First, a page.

7.Amtrak is entitled to the residual value of the equipment, as it is the legal owner. The cash flows from the borrow-and-buy option result in an NPV of −$260.26 million. Astute students will recognize that the NPV of the interest- and principal-repayment cash flows, when discounted by the cost of debt, will be equal to the initial debt proceeds. The only reason that the NPV in this case differs from the debt proceeds is because of the residual value that Amtrak claims at the end of 25 years. Comparing the two alternatives, we see that leasing is superior because it is “cheaper” in net present value terms by $40 million. Thus, Amtrak’s shareholders are better off financing the equipment purchases through the BNYCF lease rather than through the debt option. Notice, however, that we have made a key bet in our analysis: we have assumed that Amtrak will continue to be unprofitable and therefore, will not be able to claim any tax shields.
What happens if we assume otherwise? Exhibits TN4 and TN5 show the results of the lease scenario and the borrow-and-buy scenario, assuming a tax rate of 38%. Note in Exhibit TN4 that the tax shields on lease payments (item 2) are no longer zero; similarly, interest and depreciation tax shields in Exhibit TN5 are now positive. In both scenarios, we now also use the after-tax cost of debt (KD) to discount the yearly cash flows. Sure enough, the NPV advantage of leasing is eliminated when taxes are assumed. In fact, the decision now favors the borrow-and-buy alternative. Table TN1 clearly illustrates that leasing makes sense when the lessor can use tax shields more effectively than the lessee. Table TN1. NPV analysis.
NPV ($ millions) Without Taxes With Taxes
Lease $(220.26) $(173.90)
Borrow-and-buy $(260.26) $(171.51)
Our NPV analysis, however, failed to take one important element into account—the value of Amtrak’s early-buyout option. The case states that Amtrak could acquire the equipment from BNY Capital Funding in 2017 for $126.6 million. In other words, this is a simple European call option that can easily be valued using a Black-Scholes option pricing model. The inputs are as follows: Underlying asset value: $17 million (the strike price of $126.6 million 18 years from now discounted at Amtrak’s WACC of 11.8% [given in footnote 10 of the case]). We use the WACC rather than the 6.75% rate because of the greater riskiness of this asset. Strike price: $126.6 million, the price at which Amtrak can purchase the equipment. Maturity: The maturity is 18.5 years from June 1999 to December 2017. Instructors can be a little flexible with the maturity, as the case does not provide specific details. Risk-free rate: The case is silent about this, but students can easily assume a risk-free rate of 5% to 6%. This note assumes 6%. Volatility: Footnote 10 of the case provides a volatility estimate of 25% for the prices of locomotives and train cars.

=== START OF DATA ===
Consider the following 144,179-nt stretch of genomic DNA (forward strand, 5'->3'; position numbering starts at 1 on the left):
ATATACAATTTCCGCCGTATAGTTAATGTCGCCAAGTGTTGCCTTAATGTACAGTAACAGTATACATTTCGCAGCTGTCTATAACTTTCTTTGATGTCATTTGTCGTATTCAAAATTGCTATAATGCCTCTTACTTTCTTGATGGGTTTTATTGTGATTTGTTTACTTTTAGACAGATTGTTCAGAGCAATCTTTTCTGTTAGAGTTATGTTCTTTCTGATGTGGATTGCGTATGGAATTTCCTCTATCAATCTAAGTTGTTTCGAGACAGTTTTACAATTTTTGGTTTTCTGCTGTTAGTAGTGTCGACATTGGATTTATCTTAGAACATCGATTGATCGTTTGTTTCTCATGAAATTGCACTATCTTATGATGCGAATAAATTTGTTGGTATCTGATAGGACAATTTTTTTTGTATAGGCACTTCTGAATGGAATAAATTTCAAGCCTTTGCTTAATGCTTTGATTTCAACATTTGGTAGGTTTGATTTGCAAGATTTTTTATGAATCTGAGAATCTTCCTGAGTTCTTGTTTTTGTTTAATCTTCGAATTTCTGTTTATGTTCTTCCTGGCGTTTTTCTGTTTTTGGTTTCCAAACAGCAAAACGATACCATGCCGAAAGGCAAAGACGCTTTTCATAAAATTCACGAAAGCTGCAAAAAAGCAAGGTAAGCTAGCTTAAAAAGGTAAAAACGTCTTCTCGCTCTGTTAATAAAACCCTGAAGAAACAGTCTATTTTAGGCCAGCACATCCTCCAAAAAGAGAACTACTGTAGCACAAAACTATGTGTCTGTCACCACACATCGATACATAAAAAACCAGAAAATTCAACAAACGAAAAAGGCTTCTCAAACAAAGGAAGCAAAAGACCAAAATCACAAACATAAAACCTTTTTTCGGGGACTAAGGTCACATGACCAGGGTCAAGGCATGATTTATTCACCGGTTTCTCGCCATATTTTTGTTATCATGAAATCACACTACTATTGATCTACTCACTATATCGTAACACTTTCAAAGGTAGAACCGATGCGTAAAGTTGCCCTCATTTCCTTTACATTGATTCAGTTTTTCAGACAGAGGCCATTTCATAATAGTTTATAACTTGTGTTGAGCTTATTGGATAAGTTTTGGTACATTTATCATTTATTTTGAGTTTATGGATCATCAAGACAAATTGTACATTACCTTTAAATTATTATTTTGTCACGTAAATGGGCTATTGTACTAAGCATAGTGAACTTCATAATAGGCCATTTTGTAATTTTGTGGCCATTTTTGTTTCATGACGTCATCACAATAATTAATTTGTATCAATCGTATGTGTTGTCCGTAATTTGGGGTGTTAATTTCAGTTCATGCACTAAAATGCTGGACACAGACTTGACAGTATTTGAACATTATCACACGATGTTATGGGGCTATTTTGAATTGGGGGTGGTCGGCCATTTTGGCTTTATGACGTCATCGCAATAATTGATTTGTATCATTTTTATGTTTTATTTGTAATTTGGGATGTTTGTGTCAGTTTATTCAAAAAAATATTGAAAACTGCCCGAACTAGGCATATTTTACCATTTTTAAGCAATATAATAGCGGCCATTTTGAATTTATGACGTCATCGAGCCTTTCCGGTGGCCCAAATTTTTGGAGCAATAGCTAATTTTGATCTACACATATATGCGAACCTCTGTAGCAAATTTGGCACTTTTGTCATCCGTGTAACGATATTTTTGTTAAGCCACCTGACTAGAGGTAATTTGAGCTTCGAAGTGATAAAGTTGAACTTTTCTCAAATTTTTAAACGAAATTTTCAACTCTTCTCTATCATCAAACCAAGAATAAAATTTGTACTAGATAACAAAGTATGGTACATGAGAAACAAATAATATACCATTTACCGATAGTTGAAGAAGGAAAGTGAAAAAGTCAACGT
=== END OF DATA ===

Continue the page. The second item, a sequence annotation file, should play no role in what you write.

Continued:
Putting these numbers into the Black-Scholes model yields an option value of $2.97 million. This value is in addition to the cash-flow numbers we calculated earlier. Note that the option value is highly sensitive to the WACC that is used to obtain the underlying asset value. Therefore, a valid question would be, “how realistic is the WACC?” In April 1999, the average yield on the 30-year bond stood at 5.5%. Assuming a beta of 1 for Amtrak and a market risk premium of 6%, its cost of equity would be 11.5%. We do not know the market value of Amtrak’s equity; assuming a 100% equity scenario in the worst case, Amtrak’s WACC would be 11.5%—not far from the 11.8% given in the case. As this number is probably on the high end of possible WACCs for Amtrak, we can consider the $2.97-million option value a minimum (a lower WACC would yield a higher option value). That is, the option is worth at least $2.97 million. Reproducing Table TN1 to include the option value, we get the following as shown in Table TN2: Table TN2. NPV analysis with option value.
NPV + Option Value ($ millions) Without Taxes With Taxes Lease $(217.29) $(170.93)
Borrow-and-buy $(260.26) $(171.51)
Now the borrow-and-buy alternative does not dominate the lease alternative, even in the with-taxes scenario. Little options often prove of significant value. Earlier we said that when a lessor and a lessee incur equivalent costs to acquire and own an asset, the choice between debt financing and lease financing the purchase of the asset is likely to be irrelevant. In this case, however, it is clear that the lease-financing option is superior. The most obvious explanation is that the lessor can purchase the equipment more cost effectively, because it can claim tax deductions for interest and depreciation expenses, whereas Amtrak cannot. The instructor may also use this opportunity to bring up other instances in which leasing might make sense. Those examples were discussed earlier. Another advantage of leases is that they can often be tailored to meet the lessor’s needs. This advantage is evident in Amtrak’s case—notice the pattern of lease payments in case Exhibit 5. The payments seem to be heavier in December than in June—perhaps Amtrak’s peak revenues occur during the latter half of the year (for example: Thanksgiving, Christmas). Epilogue
Amtrak did, in fact, accept BNYCF’s leveraged-lease proposal for funding the Acela equipment purchases. The Acela service along the Northeast Corridor was launched not in 1999, as originally planned, but in December 2000. The trains were designed to run as fast as 150 miles an hour but could seldom do so because of the incompatibility of the trains with the existing railroad tracks. To allow the train to achieve its maximum speed, major upgrades would have to be made including laying new track, stations, overhead wiring, tunnels, bridges, and track connections throughout the Northeast Corridor. On the route from Washington, D.C., to Boston, the train could reach 150 miles an hour on only 18 miles of the 452-mile route. The Wall Street Journal called Acela “The Super Engine that Crawled.”